Monday, June 30, 2008

"Detroit To Stop Using Incinerator"

According to the Detroit News "Mayor Kwame Kilpatrick said today in a statement that Detroit won't buy the city incinerator, and instead will expand recycling and pay to landfill city refuse."

Detroit News Article: Detroit To Stop Using Incinerator

How Much Do We Value the Great Lakes?

A recent Milwaukee Journal Sentinel series examines the high cost of ocean freighters on the Great Lakes. A 2005 study by the Joyce Foundation finds that the public only saves $55 million by allowing ocean vessels to use the Great Lakes, while the steady influx of invader species from the foreign ships are wreaking havoc on Lake Huron in a way that scientists thought unimaginable a few years ago.

GREAT LAKES, GREAT PERIL: A Milwaukee Journal Sentinel Exclusive

Editorial: Close the Seaway

Friday, June 27, 2008

The decision on whether or not to close the Detroit Incinerator to be made on Tuesday, July 1, 2008

Free Press video series

From the Ecology Center:

The City of Detroit currently faces a historic deadline of July 1, 2008 to close the largest trash incinerator in the world. The incinerator burns nearly 800,000 tons of trash per year currently at a cost of over $170 per ton to Detroit residents (5-7 times the cost of suburbs that recycle and landfill). Hazardous air pollutants from the facility include mercury, lead and dioxins. Asthma hospitalization rates in Detroit are 3-4 times the average rate of the state of Michigan. In addition to these staggering figures, Detroit is the only city of the 30 largest cities in the United States without any form of curbside recycling.

In 2005, the Detroit Incinerator was the 5th largest stationary source of Nitrogen Oxides, which is a critical component of smog (ground-level ozone). Wayne County is currently in violation of USEPA health standards for smog and soot (particulate matter). Hazardous air pollutants from the facility include mercury, lead and dioxins. Asthma hospitalization rates
in Detroit are 3-4 times the average rate of the state of Michigan. Both smog and soot contribute to and aggravate asthma.

Trash is an inefficient fuel for generating steam and electricity, creating more global warming carbon dioxide per unit of energy than any other fuel. Recycling will create far less pollution, save more energy than the facility produces, and bring the potential for many more jobs in recycling based manufacturing. The current system binds the City
financially and legally to incinerate waste with prohibitive barriers to recycling.

A broad coalition of community organizations- environmental, civil rights, health, labor, faith-based and social service advocates- have proposed a New Business Model for Solid Waste Management in Detroit, which has been endorsed and supported by the Detroit City Council by a 6-2 majority. This plan would implement a curbside recycling pilot program by January 1, 2009 and close the incinerator at the end of its current contracts on June 30, 2009. Closing the facility must include a funded plan to assist every displaced worker in finding a similar job at similar compensation.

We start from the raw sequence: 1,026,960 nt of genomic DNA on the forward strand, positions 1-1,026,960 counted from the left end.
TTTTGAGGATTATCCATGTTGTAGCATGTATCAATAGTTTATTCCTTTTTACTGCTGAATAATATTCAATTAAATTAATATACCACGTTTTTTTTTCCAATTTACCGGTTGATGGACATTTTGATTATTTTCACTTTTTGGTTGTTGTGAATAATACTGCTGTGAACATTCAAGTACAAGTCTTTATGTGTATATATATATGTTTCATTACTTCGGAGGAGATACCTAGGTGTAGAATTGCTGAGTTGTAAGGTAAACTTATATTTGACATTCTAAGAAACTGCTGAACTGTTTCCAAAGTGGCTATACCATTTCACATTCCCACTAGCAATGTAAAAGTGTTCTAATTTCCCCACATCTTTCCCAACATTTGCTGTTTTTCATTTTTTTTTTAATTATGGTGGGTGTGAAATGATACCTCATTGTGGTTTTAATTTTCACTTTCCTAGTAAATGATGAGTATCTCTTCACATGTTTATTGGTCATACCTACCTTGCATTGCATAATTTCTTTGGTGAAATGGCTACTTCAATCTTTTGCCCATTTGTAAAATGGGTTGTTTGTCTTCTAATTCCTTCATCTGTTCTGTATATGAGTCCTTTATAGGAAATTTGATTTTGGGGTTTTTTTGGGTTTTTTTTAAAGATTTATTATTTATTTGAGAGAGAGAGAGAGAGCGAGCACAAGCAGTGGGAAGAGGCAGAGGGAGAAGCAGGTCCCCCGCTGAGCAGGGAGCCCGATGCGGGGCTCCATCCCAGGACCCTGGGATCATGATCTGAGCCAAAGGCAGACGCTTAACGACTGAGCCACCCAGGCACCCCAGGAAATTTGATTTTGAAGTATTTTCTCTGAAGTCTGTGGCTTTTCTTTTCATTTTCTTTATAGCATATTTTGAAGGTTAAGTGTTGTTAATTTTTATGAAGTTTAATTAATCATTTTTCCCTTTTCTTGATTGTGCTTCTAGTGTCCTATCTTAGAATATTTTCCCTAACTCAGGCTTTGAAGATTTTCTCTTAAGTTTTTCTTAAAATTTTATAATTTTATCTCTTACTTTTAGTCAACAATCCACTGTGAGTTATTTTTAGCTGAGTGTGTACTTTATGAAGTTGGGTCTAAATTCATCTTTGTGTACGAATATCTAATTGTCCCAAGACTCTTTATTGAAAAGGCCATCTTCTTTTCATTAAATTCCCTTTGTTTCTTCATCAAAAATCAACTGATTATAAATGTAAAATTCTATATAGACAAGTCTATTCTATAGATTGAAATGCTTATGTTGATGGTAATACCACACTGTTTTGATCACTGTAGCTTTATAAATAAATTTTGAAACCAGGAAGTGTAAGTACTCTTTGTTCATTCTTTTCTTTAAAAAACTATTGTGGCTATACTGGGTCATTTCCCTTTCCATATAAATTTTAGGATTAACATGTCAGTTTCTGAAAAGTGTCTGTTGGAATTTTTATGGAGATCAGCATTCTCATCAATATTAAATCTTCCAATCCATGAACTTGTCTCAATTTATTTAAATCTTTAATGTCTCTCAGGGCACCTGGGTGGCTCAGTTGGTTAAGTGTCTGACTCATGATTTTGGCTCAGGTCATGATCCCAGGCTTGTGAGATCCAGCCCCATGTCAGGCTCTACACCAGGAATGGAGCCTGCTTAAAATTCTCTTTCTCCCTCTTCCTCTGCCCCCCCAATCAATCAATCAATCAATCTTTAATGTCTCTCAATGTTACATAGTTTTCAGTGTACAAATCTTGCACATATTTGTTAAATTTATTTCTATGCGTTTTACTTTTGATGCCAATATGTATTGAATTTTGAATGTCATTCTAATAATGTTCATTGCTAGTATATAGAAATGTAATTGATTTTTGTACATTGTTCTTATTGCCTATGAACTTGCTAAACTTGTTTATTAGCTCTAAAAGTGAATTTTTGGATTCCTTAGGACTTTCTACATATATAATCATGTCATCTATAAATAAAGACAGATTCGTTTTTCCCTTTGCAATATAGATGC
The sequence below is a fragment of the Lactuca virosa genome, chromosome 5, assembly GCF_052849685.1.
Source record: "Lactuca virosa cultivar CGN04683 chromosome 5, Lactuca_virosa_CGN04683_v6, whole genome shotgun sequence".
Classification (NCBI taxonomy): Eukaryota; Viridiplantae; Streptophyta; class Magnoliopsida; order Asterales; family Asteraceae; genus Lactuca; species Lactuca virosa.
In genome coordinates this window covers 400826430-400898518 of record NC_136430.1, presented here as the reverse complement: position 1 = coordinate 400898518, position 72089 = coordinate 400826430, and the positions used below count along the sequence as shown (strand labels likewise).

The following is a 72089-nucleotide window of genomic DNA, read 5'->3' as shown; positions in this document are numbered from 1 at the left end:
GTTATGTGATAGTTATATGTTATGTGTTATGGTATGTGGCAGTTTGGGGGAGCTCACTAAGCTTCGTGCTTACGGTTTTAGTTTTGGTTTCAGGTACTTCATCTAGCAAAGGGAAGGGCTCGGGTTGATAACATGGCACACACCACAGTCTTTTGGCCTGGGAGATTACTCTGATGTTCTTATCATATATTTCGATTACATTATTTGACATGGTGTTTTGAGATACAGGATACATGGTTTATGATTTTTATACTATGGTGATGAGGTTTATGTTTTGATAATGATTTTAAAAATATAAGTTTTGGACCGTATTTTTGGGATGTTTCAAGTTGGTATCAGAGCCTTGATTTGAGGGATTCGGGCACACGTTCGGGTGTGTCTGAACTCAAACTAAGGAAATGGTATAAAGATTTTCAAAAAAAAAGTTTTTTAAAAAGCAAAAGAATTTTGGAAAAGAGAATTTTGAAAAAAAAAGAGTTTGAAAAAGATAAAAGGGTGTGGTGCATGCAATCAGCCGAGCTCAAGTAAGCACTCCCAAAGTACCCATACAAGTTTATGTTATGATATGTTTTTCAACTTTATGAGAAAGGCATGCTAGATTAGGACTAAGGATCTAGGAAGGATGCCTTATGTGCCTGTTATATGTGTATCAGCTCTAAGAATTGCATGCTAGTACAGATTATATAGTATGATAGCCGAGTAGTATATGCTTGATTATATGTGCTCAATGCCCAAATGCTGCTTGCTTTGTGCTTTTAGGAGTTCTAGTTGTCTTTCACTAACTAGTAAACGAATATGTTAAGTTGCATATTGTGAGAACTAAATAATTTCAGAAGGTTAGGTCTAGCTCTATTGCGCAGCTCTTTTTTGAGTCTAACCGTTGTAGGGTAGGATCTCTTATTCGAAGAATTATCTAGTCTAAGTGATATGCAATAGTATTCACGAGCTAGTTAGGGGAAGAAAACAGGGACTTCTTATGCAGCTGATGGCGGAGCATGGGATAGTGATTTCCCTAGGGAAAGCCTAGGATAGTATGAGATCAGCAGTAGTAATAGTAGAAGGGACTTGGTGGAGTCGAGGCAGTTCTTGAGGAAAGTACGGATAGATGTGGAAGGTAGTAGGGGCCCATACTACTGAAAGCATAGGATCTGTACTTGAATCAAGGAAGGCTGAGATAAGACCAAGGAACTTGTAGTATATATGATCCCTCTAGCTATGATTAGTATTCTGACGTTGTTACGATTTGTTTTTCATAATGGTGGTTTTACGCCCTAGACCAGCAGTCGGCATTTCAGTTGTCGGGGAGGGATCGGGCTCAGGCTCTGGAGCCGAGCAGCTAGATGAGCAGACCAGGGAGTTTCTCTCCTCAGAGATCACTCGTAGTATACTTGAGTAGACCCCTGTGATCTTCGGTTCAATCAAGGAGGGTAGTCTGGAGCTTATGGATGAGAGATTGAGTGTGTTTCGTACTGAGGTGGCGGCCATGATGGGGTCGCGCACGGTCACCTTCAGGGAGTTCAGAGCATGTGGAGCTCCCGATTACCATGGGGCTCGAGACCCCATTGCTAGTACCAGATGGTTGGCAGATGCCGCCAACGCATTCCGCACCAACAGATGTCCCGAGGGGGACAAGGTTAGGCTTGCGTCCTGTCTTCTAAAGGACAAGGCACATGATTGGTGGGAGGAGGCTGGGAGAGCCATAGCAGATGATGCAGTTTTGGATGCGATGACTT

The administration of Mayor Kilpatrick has agreed to a smaller pilot curbside recycling program, but appears opposed to ending incineration, which means there will not be significant recycling. The operations of the facility are overseen by the Greater Detroit Resource Recovery Authority (GDRRA). Board members are appointees of the Mayor of Detroit.

Stop Trashing the Climate Incineration Report

Saturday, June 21, 2008

Recent Record Floods Contribute to Gulf of Mexico Dead Zone

A recent updated report is available on the Gulf of Mexico's "dead zone." Every year sewage and fertilizer runoff creates dead zones in the Gulf of Mexico. This year's record flooding is creating a much larger dead zone. The recent updated EPA Science Advisory Board Report aims to limit the mount of fertilizer runoff and urban runoff coming from the Mississippi river.

ENS Story: 2008 Gulf of Mexico Dead Zone Could Be Largest Ever

Farm runoff creates ‘dead zones’ offshore, but no national authority is tasked to address them.

Revised EPA Science Advisory Board Report: Hypoxia in the Northern Gulf of Mexico

Mississippi River and Gulf of Mexico Hypoxia Website

Editorial: Recent Climate Report Predicts More Severe Weather

The U.S. Climate Change Science Program and the Subcommittee on Global Change Research released a report yesterday that forecasts more drought, hurricanes and severe weather. One could make an argument that we are already seeing these effects with the recent flooding of Cedar Rapids Iowa as well as the droughts in California, Georgia, and Australia.

What does this mean for the midwest states?

Lake levels are already taking a hit. Though Lake Superior has rebounded to normal levels due to a wet spring Lake Huron and Lake Michigan are down. The lack of winter ice causes more evaporation of the lakes.

But experts are forecasting more severe weather, this sounds like maybe it would help water levels but the major problem with that is the toll it will take on water quality. Every time we get heavy rains the sewer systems get overloaded and it washes large amounts of raw sewage into our waterways. This is where the E.coli comes from and why beaches get closed down. At the very worst these may contribute to large dead zones within the lakes.

The good news is that throughout the region public forums and newspaper editorials are bringing this issue into the consciousness of people. That is the first step, educating the masses and explaining the problem. With bipartisan and public support we can begin to effectively combat these issues and keep our lakes great.

Global Warming Report

Sciencedaily Story: Global Warming Likely to Fuel Severe Weather

Iowa-Like Floods to Increase With Global Warming